Shivmurti’s reputation is not of a ‘managing’ writer. He doesn’t confine himself, and that is why he has been lesser rewarded, or rather awarded. And it is for the same uninhibited, ‘unmanaged’ style that he has been comparatively less talked about. His readers’ footfall, however, is very strong and they exclusively seek Shivmurti’s works.

Shivmurti’s biggest strength is that he never forgets his roots, instead, maintains a transparency while depicting them. Apart from fiction, his real life instances are also pretty clear, transparent and appealing. Despite being such reputed and highly revered person, he doesn’t shy away from talking about the days of his youth. He is self confident enough not to hide anything from anyone.

Shivmurti attracts readers because he has the craft, not the craftiness; colors of the art but not the tackiness of those colours; ideas but not terrorising ideology. He knows how to show life but lacks the lameness of showbiz. He has the awareness of casteist unequality, but not the casteist poison. He talks, interacts with his readers, not merely preach. He has a huge treasure of folksongs, folklore and local legends.

Shivmurti has a great understanding of rural culture, society, families and political structure. He writes about the farmers, the oppressed, the harassed; not of the prosperous. His subject was not the harassment, but the harassed villagers and their challenges. His portrayal of exploitations and harassment of a Dalit woman in rural life, is a rare occurrence. He has witnessed himself, the different levels at which a woman is harassed and in his writings, the agony of a woman who has suffered at the hands of her own family, is also beautifully shown. In a generalised usage of words, the female characters in his story are spectacular and impressive. Particularly the protagonist of Tiriyacharittar is an unforgettable one.

The language and lexicon Shivmurti uses is very rich. Presently, no one has as detailed linguistic knowledge of rural/village life as him. His prose becomes so realistic because of this, that it soon turns into matter in the head of the readers.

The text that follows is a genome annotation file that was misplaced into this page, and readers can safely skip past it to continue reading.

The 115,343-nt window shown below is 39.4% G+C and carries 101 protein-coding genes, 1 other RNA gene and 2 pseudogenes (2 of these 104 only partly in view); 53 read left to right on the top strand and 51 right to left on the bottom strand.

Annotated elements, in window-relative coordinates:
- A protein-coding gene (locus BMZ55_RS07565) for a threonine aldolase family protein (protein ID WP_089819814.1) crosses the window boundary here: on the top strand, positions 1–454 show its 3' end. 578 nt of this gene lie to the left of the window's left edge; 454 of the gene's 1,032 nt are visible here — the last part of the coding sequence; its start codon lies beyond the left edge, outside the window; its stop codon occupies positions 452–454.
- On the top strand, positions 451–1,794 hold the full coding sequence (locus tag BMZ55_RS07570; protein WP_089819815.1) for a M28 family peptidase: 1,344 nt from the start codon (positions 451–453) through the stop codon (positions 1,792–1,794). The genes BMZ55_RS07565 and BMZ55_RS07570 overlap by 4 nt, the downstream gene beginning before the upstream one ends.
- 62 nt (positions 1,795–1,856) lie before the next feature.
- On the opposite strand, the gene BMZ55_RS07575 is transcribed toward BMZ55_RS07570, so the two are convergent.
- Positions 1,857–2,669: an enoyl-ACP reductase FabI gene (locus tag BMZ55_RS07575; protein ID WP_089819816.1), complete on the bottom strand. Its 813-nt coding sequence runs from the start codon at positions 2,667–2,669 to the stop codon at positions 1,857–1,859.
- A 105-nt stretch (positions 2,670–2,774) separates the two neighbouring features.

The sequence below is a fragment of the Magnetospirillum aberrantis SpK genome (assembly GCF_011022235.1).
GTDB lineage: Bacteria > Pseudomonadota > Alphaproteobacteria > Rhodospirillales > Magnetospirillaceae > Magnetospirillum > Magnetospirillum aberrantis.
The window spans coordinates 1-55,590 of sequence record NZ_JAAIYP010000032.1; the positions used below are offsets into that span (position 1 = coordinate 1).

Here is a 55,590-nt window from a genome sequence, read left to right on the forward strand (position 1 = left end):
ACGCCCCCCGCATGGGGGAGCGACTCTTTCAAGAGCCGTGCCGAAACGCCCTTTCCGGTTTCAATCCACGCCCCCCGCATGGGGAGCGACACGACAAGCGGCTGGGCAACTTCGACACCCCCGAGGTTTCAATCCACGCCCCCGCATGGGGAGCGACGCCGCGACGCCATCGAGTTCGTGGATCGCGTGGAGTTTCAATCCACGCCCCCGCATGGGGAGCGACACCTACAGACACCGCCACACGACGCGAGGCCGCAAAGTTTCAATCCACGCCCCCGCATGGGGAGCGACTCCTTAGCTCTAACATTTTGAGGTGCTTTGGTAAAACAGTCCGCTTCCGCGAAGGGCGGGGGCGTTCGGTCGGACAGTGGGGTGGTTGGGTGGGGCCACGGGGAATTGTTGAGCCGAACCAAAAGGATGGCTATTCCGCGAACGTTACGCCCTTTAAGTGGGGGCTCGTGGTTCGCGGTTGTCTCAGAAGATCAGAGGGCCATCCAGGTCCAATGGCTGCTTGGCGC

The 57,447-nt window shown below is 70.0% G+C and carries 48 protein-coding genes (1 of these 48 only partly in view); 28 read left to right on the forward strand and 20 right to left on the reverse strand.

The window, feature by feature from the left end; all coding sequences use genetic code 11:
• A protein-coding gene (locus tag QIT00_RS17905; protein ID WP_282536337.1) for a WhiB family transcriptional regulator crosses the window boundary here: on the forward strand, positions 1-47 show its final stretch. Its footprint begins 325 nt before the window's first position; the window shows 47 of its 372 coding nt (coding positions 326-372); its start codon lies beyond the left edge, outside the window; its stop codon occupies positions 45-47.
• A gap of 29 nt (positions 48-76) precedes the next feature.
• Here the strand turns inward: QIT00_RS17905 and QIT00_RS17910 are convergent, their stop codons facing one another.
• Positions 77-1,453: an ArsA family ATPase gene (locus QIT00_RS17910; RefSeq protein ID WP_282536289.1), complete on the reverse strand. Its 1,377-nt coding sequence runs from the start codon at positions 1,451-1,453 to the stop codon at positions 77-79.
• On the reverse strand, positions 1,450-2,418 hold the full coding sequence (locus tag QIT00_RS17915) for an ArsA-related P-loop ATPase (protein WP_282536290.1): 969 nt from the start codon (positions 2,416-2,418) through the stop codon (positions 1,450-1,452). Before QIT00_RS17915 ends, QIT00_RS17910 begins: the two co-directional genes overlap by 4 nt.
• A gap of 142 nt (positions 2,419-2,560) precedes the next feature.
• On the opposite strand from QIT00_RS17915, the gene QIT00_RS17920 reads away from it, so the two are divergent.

The literary magazine Hans awarded the rst prize to his short story Tiriyacharrittar in 1988. He was also awarded the Anand Sagar Smriti, ‘Kathakram’ award in 2002. In the year 2010, he was honored with the award of Avadhbharti Samman, Srijan Samman in 2011 and Lamahi Samman in 2012. He was awarded the award of ‘Pride of Lucknow’ by the LUCKNOW Society in the Lucknow Literary Festival organized in February 2015.

His works have been focussed by many magazines for the special issues in his honor. Literary magazines Manch & Lamahi have published their January-March 2010 issues and October-December 2012 issues respectively, as special issues dedicated to the literary work of Shivmurti. A part of literary magazine Naya Jnanodaya, in its January 2008 issue and Samawartan, in September 2013 were dedicated special focus on the literary work and exclusive interviews of Shivmurti.

Shivmurti’s writing is unique. It won’t be appropriate to place him in the leagues of Premchand and Renu, for he is in a league of his own. Brilliant writers are praised amongst the readers and critics alike, and Shivmurti is not an exception. Through his writings he has earned a respectable place in history, and loads of appreciation as well. He is a writer who writes good, and writes optimistically.

Writer is an avid reader. Writing short stories and debating are his interests.

(Published in The Lucknow Observer, Volume 2 Issue 16, Dated 05 July 2015)